Belur and colleagues (2017) undertook a systematic review of the evidence describing the use of electronic monitoring (EM) as a criminal justice intervention. The review specifically addresses the role of EM in the reduction of offending, and has two elements: 1) a realist synthesis and 2) a meta-analysis. Of the 33 research studies reviewed, 16 were used in the realist review, and 17 formed the basis of the meta-analysis. Whilst the findings of the review sometimes combined evidence from both, we focus on the findings and implications of the meta-analysis.
What is it?
The electronic monitoring of offenders extends the range of available sanctions when sentencing offenders or considering their release. EM is often referred to as ‘tagging’, and involves the attachment of an electronic device to the ankle or wrist of an offender. This device is paired with a radio or GPS receiver and allows for the monitoring of an offender’s movements.
The use of electronic monitoring originated in the United States in studies by Harvard University in the 1960s. It developed further under the auspices of the Home Office in the United Kingdom in the 1980s, but its first proper trial was in the US later in the same decade (Crowhurst et al., 2015). Its use has since expanded significantly, aided by the development of digital technology. The National Audit Office (2017) for instance estimates that at present some 25,000 people are subject to electronic monitoring on any given day in England and Wales.
EM can be deployed at various stages of the criminal justice system: before or after sentencing, as a condition of bail, with a suspended sentence or community sentence, or, as part of an early release scheme. It can be used as a standalone or alongside other interventions such as intensive supervision. This makes EM especially useful for some categories of offenders, including those whose offences do not warrant custody, and high-risk offenders including those convicted or suspected of committing sexual offences.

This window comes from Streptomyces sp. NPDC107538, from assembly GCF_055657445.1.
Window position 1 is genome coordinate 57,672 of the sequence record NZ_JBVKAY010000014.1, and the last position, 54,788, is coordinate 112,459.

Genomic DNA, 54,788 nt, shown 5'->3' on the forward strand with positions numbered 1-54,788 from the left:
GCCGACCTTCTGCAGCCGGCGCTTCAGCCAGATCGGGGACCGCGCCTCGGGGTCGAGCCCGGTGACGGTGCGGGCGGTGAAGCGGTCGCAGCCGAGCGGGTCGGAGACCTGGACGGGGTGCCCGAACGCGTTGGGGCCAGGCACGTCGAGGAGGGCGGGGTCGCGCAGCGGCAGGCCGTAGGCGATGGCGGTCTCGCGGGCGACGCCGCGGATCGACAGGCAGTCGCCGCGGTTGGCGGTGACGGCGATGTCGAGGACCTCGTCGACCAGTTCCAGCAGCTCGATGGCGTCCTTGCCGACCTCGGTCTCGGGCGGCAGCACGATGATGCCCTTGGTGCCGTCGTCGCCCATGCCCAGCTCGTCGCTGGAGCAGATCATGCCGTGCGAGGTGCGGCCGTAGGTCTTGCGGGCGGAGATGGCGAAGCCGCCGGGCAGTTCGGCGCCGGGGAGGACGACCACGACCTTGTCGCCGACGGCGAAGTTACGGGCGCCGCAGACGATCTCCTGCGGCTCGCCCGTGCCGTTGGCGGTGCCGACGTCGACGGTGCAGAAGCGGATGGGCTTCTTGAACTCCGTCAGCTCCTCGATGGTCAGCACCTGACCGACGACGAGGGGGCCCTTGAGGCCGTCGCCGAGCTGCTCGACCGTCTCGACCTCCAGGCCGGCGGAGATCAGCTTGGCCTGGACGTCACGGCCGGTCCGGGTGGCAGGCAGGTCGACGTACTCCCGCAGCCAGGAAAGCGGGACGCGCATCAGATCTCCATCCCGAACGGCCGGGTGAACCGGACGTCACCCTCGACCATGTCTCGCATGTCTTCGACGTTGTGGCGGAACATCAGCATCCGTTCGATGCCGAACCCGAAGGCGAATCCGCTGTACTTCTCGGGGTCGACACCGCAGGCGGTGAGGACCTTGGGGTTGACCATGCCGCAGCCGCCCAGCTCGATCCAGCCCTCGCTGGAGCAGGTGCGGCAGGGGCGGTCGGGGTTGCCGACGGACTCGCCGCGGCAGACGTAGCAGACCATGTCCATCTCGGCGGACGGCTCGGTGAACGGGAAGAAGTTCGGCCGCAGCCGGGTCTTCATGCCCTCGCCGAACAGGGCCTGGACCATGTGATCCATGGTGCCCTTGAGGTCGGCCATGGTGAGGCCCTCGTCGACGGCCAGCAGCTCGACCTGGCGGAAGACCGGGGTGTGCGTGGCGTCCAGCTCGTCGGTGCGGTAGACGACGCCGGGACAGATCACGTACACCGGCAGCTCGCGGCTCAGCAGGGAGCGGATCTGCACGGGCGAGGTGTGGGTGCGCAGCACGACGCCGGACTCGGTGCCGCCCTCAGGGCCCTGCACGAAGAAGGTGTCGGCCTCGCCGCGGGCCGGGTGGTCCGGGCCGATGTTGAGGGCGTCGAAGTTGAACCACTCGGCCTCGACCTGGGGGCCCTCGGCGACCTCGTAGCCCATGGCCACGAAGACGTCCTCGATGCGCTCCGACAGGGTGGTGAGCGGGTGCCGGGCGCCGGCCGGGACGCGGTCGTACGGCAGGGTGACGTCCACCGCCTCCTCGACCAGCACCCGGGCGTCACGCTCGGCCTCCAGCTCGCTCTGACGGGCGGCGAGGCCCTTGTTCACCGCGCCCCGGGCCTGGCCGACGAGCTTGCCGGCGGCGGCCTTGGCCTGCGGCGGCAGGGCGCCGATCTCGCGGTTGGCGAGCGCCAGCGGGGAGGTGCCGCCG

Should it work?
EM can be categorised as a form of situational crime prevention (Clarke, 1997). The guiding principle is that EM would reduce offending and reoffending by targeting an offender’s motivation and/or capacity to (re)offend. The mechanics of this could be as simple as the increased risk of detection and apprehension that occurs as a result of wearing a tag. There could also more complex effects: by acting as an alternative to prison, for instance, EM could reduce a participant’s exposure to potentially criminogenic behaviour, whilst at the same time, potentially increase participation in pro-social activities such as home-life and employment.
Does it work?
Across the 17 studies included in the meta-analysis, the review found that when taken together, the use of EM was not associated with statistically significant reductions in re-offending rates. The reviewers note however that the studies covered a diverse range of EM programmes, that were implemented in different settings and used with different kinds of offenders.